Joining the MT-10 for 2022 is the up-spec MT-10 SP, which replaces the manually adjustable KYB suspension with Öhlins semi-active suspension and is offered in a YZF-R1M-inspired colorway with premium styling accents.
The new MT-10 SP is the first production motorcycle to be fitted with the Öhlins’ next-generation electronically controlled suspension employing the latest spool valve damping. This state-of-the-art technology provides an even greater range of damping adjustments and a higher degree of response.
Riders can choose between three semi-active damping modes (A-1 [Sport], A-2 [Intermediate], A-3 [Tour]), as well as three manual settings (M-1, M-2, M-3). When any of the automatic modes are selected the system adjusts rebound and compression damping continuously to match the current running conditions, ensuring the most appropriate settings are always in play.
Manual mode allows precise electronic adjustment of compression and rebound damping for both the front fork and rear shock. Managed through the YRC menu, the suspension can be tailored to suit the riding style or environment.
The MT-10 SP is also equipped with an exclusive color-matched lower fairing for a more aggressive race-bred look, while also directing more air to the oil cooler at speed. It’s also equipped with braided steel brake lines, providing a high level of feel at the lever and more resistance to fade.
The 2022 Yamaha MT-10 SP is available in Liquid Metal/Raven. It will be available from dealers in May 2022 for an MSRP of $16,899.
For more information or to find a Yamaha dealer near you, visit yamahamotorsports.com.
The post 2022 Yamaha MT-10 and MT-10 SP | First Look Review first appeared on Rider Magazine.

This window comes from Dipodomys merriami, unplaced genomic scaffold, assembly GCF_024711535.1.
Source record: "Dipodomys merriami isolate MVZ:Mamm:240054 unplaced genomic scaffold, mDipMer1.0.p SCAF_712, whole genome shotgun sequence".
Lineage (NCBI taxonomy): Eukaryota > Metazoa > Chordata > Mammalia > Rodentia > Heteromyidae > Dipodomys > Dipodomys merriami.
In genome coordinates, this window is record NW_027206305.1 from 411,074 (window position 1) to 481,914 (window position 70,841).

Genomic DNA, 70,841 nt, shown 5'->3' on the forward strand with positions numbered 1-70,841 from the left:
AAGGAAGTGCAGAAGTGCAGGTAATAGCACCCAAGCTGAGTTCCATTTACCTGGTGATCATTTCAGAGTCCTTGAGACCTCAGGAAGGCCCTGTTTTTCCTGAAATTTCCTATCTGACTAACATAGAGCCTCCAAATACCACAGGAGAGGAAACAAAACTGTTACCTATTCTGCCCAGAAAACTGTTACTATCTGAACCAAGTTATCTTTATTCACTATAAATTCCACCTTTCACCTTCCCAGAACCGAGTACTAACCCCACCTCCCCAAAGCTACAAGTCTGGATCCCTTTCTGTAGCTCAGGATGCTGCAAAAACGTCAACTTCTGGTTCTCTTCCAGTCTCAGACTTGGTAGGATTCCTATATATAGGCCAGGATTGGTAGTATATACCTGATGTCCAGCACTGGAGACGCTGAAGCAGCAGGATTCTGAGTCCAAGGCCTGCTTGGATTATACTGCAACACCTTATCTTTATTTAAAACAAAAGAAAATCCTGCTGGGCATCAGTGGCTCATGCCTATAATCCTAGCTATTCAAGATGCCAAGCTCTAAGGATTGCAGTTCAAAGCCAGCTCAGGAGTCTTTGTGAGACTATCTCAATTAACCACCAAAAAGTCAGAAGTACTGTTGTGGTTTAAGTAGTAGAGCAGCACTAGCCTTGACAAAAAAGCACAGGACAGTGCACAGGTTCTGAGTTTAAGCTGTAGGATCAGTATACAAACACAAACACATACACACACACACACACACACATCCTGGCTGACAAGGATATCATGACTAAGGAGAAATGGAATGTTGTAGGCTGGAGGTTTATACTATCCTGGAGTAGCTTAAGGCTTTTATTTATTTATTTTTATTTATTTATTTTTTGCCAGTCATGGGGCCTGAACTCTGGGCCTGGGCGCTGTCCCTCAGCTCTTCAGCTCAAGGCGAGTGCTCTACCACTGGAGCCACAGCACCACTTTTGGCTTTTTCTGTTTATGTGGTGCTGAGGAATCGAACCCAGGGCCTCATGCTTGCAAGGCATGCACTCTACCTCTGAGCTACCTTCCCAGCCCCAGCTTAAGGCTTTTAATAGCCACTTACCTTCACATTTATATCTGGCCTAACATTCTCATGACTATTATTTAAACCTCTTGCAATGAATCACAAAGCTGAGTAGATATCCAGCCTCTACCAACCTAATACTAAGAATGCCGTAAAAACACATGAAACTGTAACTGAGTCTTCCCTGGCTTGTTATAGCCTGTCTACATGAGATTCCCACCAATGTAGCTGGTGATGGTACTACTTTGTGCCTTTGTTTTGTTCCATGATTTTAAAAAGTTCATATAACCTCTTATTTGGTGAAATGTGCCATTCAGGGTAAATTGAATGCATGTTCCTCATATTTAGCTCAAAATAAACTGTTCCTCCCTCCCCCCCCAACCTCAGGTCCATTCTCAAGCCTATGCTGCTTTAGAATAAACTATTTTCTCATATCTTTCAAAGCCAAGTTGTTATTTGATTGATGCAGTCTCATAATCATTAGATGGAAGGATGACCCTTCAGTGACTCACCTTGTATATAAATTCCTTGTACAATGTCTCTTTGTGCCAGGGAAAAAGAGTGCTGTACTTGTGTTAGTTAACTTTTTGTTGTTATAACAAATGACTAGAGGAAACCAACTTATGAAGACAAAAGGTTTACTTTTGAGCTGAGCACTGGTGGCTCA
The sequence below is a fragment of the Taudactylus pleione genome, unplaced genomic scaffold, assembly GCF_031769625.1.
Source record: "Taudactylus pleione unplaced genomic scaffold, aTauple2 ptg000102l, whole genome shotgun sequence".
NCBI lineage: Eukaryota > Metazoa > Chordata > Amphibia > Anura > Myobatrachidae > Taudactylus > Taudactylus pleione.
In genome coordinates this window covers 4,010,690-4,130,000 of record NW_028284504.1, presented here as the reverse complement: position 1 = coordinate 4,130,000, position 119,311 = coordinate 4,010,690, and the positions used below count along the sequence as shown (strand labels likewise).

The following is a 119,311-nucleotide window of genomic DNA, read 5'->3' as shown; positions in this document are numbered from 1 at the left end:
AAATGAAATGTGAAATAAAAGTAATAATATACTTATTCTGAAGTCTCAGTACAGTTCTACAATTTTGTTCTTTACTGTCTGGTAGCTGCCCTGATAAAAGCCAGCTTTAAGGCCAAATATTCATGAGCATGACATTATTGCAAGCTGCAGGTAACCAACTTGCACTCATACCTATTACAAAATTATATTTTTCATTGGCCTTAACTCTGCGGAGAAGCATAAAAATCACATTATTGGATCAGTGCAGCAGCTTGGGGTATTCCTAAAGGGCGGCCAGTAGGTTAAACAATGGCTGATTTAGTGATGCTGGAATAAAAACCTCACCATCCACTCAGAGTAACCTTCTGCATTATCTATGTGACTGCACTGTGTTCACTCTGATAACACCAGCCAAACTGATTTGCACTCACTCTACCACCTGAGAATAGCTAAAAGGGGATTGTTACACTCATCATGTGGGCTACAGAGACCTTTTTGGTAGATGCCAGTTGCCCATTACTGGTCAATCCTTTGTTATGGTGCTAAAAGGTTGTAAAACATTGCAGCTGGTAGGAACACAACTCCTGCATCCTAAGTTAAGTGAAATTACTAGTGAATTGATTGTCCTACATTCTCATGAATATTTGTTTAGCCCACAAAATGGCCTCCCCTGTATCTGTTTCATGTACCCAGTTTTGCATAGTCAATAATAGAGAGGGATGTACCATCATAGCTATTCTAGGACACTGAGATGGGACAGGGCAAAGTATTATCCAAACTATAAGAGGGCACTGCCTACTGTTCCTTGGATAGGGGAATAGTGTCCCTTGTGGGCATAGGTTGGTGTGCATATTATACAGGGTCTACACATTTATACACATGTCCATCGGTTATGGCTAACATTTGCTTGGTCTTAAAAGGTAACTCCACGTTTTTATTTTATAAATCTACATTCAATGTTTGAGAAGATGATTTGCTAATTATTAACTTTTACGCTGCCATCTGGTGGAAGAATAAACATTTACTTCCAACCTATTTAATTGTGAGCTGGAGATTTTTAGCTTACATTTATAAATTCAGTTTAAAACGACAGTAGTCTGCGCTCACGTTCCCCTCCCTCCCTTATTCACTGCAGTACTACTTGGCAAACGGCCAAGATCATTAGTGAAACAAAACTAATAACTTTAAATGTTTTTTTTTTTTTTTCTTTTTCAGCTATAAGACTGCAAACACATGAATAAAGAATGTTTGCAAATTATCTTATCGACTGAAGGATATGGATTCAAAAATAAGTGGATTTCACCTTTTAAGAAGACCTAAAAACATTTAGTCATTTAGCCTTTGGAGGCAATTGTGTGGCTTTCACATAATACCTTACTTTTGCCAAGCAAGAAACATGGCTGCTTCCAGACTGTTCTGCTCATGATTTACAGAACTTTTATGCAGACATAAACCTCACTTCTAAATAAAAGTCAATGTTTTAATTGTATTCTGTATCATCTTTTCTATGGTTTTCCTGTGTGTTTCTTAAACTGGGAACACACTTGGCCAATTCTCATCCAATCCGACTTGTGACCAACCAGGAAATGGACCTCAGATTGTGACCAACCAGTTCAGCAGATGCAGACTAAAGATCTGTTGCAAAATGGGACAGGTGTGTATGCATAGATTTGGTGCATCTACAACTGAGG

In mid-October Kawasaki unveiled the KLX230S, a more accessible version of its popular KLX230 dual-sport with reduced suspension travel and a lower seat height (32.7 inches, down from 35). Team Green has announced the return of the standard KLX230 for 2022 as well as the new 2022 Kawasaki KLX230 SE, a special-edition model with cool add-ons, colors, and graphics.
The platform shared by the KLX230, KLX230S, and KLX230 SE is an air-cooled, four-stroke, 233cc Single with a two-valve SOHC cylinder head and electronic fuel injection with a 32mm throttle body. Power is sent to the rear wheel through a close-ratio 6-speed transmission, a cable-actuated wet clutch, and chain final drive.
Kawasaki says exhaust pipe length contributes to the engine’s low- to midrange performance. To match the off-road image of the KX-inspired motocross-style bodywork, the exhaust features a tapered silencer with an oval cross-section.
A high-tensile steel perimeter frame is durable and allows the engine to be mounted lower in the chassis to help keep the center of gravity low. Spoked aluminum wheels – a 21-inch front and 18-inch rear – maximize the KLX230’s off-road potential. Up front, a 2-piston caliper squeezes a 240mm petal disc brake, and out back a 1-piston caliper pinches a 220mm disc.
Suspension is handled by a 37mm telescopic fork with 8.7 inches of travel and a Uni-Trak linkage rear shock with adjustable preload and 8.8 inches of travel.
The 2022 Kawasaki KLX230 SE kicks it up a notch with several Kawasaki Genuine Accessories as well as black rims and special colors and graphics. The upgrades include a tapered handlebar, handguards, a skid plate, and frame covers.
The tapered handlebar helps improve ride comfort with its 1-1/8-inch steel-clamping diameter that tapers to a narrower grip area. Kawasaki says the design allows controlled flex that acts as a kind of shock absorber for the hands and arms to reduce fatigue and add comfort. The handlebar has also been fitted with handguards to protect the rider’s hands from debris and weather.
Durable frame covers are constructed from plastic and help provide scuff protection for the chassis side rails. A skid plate has been mounted to provide full coverage protection of the chassis bottom rails and includes an oil drain hole to allow oil changes without removal.